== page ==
It’s been a long time since I last posted on this blog, but to be honest not much has happened with respect to Ontario Auto Insurance.
Last spring I wrote about the factors that were actually driving up the cost of auto insurance i.e., distracted driving, vehicle repairs and fraud. That hasn’t changed. None of this was mentioned in David Marshall’s report.
Last spring the Liberals were punished by voters for litany of reasons, which I’m not going to reiterate. The Conservatives took power and quickly made it clear that they were not going to proceed with Marshall’s recommendations. Auto insurance was not part of their election platform and they had no position.
I thought it was pointless to speculate on what they would do. I was bound to be wrong, so I haven’t posted anything on this blog. Today the government has finally taken some baby steps towards developing their auto insurance policy. They released a very short survey for consumers and stakeholders and announced a review of Ontario’s rate regulation system.
Consistent with their election platform, the government’s initiative’s are being labeled as “for the people.” Hopefully, that will be the case as changes begin to roll out. There will be stakeholders who will want to use the consultation to frustrate the government’s desire to help consumers.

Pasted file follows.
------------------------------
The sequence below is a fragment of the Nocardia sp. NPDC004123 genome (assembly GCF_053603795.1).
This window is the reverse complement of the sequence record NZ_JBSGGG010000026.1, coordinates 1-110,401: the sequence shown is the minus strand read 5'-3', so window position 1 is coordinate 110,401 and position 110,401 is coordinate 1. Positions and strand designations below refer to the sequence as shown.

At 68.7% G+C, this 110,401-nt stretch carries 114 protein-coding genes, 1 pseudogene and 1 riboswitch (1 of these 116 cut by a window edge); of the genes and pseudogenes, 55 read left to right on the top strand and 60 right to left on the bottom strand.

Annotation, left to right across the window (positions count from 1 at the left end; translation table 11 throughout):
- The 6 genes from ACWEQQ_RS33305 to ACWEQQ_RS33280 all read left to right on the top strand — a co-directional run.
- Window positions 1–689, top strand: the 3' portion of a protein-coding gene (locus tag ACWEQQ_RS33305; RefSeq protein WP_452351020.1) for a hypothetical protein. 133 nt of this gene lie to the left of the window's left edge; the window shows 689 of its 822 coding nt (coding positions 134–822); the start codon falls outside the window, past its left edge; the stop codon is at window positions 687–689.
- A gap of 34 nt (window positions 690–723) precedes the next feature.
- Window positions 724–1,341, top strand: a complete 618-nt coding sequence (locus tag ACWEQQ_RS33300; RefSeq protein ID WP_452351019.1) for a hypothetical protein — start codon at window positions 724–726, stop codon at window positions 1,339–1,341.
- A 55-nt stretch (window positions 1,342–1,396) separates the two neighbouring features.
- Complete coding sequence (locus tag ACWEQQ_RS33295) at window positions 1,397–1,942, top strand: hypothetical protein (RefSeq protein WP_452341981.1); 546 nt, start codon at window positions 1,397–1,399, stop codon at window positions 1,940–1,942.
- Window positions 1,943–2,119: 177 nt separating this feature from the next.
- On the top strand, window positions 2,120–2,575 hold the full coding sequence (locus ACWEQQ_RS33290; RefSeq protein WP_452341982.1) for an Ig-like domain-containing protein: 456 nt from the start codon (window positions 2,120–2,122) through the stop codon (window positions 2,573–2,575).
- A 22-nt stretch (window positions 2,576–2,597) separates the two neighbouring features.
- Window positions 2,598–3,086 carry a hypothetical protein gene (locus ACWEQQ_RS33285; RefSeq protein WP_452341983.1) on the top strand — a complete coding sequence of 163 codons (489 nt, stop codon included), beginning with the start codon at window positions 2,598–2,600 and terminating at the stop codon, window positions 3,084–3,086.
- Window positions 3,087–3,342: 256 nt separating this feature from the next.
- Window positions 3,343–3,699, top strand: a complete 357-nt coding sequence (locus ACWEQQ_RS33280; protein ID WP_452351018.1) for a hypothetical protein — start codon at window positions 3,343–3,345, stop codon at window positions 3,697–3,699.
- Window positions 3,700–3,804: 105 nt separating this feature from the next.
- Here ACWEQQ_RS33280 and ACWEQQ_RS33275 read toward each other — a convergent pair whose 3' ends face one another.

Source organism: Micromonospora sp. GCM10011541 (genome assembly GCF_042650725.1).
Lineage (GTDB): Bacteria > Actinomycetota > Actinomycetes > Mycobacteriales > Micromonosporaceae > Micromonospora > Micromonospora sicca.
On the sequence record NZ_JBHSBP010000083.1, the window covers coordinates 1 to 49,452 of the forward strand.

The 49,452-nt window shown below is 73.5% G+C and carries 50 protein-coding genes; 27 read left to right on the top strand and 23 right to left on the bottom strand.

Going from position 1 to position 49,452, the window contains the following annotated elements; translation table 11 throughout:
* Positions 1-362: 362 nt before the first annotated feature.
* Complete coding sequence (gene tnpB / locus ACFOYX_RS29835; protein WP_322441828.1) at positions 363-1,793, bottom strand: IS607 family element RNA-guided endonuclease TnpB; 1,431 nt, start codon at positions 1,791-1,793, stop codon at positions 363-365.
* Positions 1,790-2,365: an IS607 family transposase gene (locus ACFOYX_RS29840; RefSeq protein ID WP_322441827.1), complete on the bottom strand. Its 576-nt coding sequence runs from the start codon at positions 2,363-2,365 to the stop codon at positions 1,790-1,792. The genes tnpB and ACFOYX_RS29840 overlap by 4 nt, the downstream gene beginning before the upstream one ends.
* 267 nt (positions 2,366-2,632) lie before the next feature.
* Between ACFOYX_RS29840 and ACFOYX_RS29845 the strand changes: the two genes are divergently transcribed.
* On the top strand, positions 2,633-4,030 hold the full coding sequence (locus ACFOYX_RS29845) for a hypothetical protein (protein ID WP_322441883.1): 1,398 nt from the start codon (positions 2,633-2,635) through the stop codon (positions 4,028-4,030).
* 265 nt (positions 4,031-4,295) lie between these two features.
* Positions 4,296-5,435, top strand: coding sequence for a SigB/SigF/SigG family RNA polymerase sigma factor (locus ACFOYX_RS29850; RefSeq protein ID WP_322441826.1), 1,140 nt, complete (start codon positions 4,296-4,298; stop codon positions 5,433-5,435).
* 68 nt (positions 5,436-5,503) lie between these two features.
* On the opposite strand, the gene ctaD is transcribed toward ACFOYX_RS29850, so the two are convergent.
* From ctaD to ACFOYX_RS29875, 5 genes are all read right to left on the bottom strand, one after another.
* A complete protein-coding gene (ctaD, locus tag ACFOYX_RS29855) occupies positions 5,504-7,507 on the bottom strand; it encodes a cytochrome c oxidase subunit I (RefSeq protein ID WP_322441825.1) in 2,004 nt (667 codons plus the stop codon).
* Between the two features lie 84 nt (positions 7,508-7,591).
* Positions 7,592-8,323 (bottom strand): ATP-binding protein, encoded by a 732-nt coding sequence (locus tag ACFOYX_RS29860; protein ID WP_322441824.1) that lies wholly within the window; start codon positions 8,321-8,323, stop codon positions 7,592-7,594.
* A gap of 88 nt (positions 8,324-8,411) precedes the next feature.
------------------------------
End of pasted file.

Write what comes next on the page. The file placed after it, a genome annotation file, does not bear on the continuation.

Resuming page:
The survey itself is very short and will be collecting feedback until February 15, 2019. There are essentially two questions. How do you feel about the auto insurance product we have and how easy is it to shop for auto insurance? Clearly these are not questions directed at industry stakeholders.
The announcement also signalled a desire to move Ontario’s auto insurance forward on initiatives like electronic proof of insurance and other insurance documents, more e-commerce and eliminating territorial rating. Many of these items could have been changed long ago. Sometimes I wonder if it takes a Google or Amazon to enter the marketplace to facilitate change? I hope not.
I’ve stated this in the past but it’s worth repeating. I hope that the government doesn’t decide to tinker with the accident benefit schedule again. It never delivers savings for consumers and only benefits certain stakeholder groups. Tackling distracted driving and fraud can create rate relief for consumers. Cutting benefits does not help consumers.